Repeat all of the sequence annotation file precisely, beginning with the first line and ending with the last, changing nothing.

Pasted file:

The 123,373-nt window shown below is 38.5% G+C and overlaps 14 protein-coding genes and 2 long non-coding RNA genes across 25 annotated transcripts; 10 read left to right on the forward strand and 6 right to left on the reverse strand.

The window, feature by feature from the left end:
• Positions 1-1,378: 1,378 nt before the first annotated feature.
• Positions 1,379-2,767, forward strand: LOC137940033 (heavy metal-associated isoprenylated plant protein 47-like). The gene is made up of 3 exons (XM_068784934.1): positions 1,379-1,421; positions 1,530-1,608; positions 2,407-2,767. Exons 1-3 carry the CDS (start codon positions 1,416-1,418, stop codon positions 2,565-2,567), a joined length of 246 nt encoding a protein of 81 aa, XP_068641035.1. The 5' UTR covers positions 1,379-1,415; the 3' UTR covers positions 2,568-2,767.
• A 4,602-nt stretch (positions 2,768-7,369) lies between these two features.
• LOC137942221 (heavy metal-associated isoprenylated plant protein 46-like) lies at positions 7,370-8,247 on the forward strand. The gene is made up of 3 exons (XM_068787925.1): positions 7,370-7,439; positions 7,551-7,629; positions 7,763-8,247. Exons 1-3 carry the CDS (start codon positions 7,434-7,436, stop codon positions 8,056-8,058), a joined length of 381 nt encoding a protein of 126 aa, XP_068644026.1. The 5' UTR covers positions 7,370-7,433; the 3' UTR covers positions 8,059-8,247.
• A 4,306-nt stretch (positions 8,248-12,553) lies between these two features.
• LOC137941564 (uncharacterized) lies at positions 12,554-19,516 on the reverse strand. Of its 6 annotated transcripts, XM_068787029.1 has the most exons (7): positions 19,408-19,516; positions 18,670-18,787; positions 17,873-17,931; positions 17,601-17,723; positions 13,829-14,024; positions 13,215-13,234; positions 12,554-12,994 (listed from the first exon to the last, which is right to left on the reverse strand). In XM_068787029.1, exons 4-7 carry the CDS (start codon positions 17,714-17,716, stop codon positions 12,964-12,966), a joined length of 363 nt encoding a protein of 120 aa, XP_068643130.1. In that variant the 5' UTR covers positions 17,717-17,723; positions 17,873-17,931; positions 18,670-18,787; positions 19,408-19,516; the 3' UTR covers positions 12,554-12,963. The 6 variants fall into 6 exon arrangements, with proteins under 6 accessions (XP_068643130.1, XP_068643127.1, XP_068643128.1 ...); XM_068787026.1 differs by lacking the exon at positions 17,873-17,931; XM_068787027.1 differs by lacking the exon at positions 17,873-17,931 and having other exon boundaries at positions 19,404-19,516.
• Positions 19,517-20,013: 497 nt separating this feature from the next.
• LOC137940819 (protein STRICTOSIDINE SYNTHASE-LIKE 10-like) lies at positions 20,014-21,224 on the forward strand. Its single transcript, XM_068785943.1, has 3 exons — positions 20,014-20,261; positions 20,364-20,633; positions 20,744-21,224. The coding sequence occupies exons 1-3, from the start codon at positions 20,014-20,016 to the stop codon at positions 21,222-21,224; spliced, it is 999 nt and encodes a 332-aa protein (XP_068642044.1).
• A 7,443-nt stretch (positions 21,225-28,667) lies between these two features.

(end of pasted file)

The 123,373-nt window shown below is 38.5% G+C and overlaps 14 protein-coding genes and 2 long non-coding RNA genes across 25 annotated transcripts; 10 read left to right on the forward strand and 6 right to left on the reverse strand.

The window, feature by feature from the left end:
• Positions 1-1,378: 1,378 nt before the first annotated feature.
• Positions 1,379-2,767, forward strand: LOC137940033 (heavy metal-associated isoprenylated plant protein 47-like). The gene is made up of 3 exons (XM_068784934.1): positions 1,379-1,421; positions 1,530-1,608; positions 2,407-2,767. Exons 1-3 carry the CDS (start codon positions 1,416-1,418, stop codon positions 2,565-2,567), a joined length of 246 nt encoding a protein of 81 aa, XP_068641035.1. The 5' UTR covers positions 1,379-1,415; the 3' UTR covers positions 2,568-2,767.
• A 4,602-nt stretch (positions 2,768-7,369) lies between these two features.
• LOC137942221 (heavy metal-associated isoprenylated plant protein 46-like) lies at positions 7,370-8,247 on the forward strand. The gene is made up of 3 exons (XM_068787925.1): positions 7,370-7,439; positions 7,551-7,629; positions 7,763-8,247. Exons 1-3 carry the CDS (start codon positions 7,434-7,436, stop codon positions 8,056-8,058), a joined length of 381 nt encoding a protein of 126 aa, XP_068644026.1. The 5' UTR covers positions 7,370-7,433; the 3' UTR covers positions 8,059-8,247.
• A 4,306-nt stretch (positions 8,248-12,553) lies between these two features.
• LOC137941564 (uncharacterized) lies at positions 12,554-19,516 on the reverse strand. Of its 6 annotated transcripts, XM_068787029.1 has the most exons (7): positions 19,408-19,516; positions 18,670-18,787; positions 17,873-17,931; positions 17,601-17,723; positions 13,829-14,024; positions 13,215-13,234; positions 12,554-12,994 (listed from the first exon to the last, which is right to left on the reverse strand). In XM_068787029.1, exons 4-7 carry the CDS (start codon positions 17,714-17,716, stop codon positions 12,964-12,966), a joined length of 363 nt encoding a protein of 120 aa, XP_068643130.1. In that variant the 5' UTR covers positions 17,717-17,723; positions 17,873-17,931; positions 18,670-18,787; positions 19,408-19,516; the 3' UTR covers positions 12,554-12,963. The 6 variants fall into 6 exon arrangements, with proteins under 6 accessions (XP_068643130.1, XP_068643127.1, XP_068643128.1 ...); XM_068787026.1 differs by lacking the exon at positions 17,873-17,931; XM_068787027.1 differs by lacking the exon at positions 17,873-17,931 and having other exon boundaries at positions 19,404-19,516.
• Positions 19,517-20,013: 497 nt separating this feature from the next.
• LOC137940819 (protein STRICTOSIDINE SYNTHASE-LIKE 10-like) lies at positions 20,014-21,224 on the forward strand. Its single transcript, XM_068785943.1, has 3 exons — positions 20,014-20,261; positions 20,364-20,633; positions 20,744-21,224. The coding sequence occupies exons 1-3, from the start codon at positions 20,014-20,016 to the stop codon at positions 21,222-21,224; spliced, it is 999 nt and encodes a 332-aa protein (XP_068642044.1).
• A 7,443-nt stretch (positions 21,225-28,667) lies between these two features.